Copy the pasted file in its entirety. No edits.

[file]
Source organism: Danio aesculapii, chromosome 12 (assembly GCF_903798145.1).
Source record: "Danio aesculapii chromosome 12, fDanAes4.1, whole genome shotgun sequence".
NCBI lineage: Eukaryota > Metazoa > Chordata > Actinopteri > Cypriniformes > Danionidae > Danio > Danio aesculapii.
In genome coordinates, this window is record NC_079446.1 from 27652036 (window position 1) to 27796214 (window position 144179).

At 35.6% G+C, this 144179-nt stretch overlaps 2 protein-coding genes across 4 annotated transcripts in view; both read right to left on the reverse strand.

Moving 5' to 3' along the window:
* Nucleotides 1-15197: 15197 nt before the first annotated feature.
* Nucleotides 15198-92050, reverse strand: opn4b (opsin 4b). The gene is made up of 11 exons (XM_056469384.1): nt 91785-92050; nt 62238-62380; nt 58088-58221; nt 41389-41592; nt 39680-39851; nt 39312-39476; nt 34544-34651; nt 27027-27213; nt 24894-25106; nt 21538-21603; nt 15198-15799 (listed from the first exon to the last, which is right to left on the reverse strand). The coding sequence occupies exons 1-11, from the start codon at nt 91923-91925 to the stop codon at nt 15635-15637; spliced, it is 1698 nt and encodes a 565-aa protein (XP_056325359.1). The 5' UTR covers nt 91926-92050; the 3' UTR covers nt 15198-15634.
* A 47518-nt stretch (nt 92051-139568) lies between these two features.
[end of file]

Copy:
Source organism: Danio aesculapii, chromosome 12 (assembly GCF_903798145.1).
Source record: "Danio aesculapii chromosome 12, fDanAes4.1, whole genome shotgun sequence".
NCBI lineage: Eukaryota > Metazoa > Chordata > Actinopteri > Cypriniformes > Danionidae > Danio > Danio aesculapii.
In genome coordinates, this window is record NC_079446.1 from 27652036 (window position 1) to 27796214 (window position 144179).

At 35.6% G+C, this 144179-nt stretch overlaps 2 protein-coding genes across 4 annotated transcripts in view; both read right to left on the reverse strand.

Moving 5' to 3' along the window:
* Nucleotides 1-15197: 15197 nt before the first annotated feature.
* Nucleotides 15198-92050, reverse strand: opn4b (opsin 4b). The gene is made up of 11 exons (XM_056469384.1): nt 91785-92050; nt 62238-62380; nt 58088-58221; nt 41389-41592; nt 39680-39851; nt 39312-39476; nt 34544-34651; nt 27027-27213; nt 24894-25106; nt 21538-21603; nt 15198-15799 (listed from the first exon to the last, which is right to left on the reverse strand). The coding sequence occupies exons 1-11, from the start codon at nt 91923-91925 to the stop codon at nt 15635-15637; spliced, it is 1698 nt and encodes a 565-aa protein (XP_056325359.1). The 5' UTR covers nt 91926-92050; the 3' UTR covers nt 15198-15634.
* A 47518-nt stretch (nt 92051-139568) lies between these two features.